We are not providing any legal or tax advice. We suggest you seek the guidance of a qualified tax professional in your jurisdiction for your specific circumstances. For general information purposes only, pet trusts may essentially be taxed in three (3) ways:

1. Taxed to the Trustmaker. During the lifetime of the Trustmaker, trust earnings are taxed to the Trustmaker as a Grantor Trust.

2. Taxed to the Beneficiary. For a traditional pet trust where there is a human beneficiary charged with the responsibility of providing care to the pet, all trust distributions of income will be taxed at the pet guardian’s personal income tax rate. As a result, it is important to consider the possible tax ramifications for traditional pet trusts. For statutory pet trusts where the pet is the beneficiary, the IRS has determined that a pet trust is not valid for tax purposes, but notwithstanding, they reserve the right to tax the trust income at trust tax rates.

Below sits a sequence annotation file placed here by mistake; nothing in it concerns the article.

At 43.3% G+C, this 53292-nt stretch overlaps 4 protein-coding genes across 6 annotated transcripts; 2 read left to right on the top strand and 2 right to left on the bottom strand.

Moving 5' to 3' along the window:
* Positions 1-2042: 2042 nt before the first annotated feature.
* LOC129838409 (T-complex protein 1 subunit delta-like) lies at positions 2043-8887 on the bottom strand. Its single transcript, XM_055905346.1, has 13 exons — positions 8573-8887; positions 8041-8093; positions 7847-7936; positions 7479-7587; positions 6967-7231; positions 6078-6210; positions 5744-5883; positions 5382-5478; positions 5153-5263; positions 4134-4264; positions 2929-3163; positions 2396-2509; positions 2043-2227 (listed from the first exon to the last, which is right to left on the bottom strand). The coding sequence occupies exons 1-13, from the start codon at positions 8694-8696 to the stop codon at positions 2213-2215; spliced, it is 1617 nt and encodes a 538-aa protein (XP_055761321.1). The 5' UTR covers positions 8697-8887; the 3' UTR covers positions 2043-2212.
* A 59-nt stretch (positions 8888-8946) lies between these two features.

3. Taxed at trust tax rates. Trust tax rates are the same as individual tax rates but get to the highest rate at lower levels of income. A trust earning income in excess of $12,300 in 2016 may have a tax rate of 39.6%.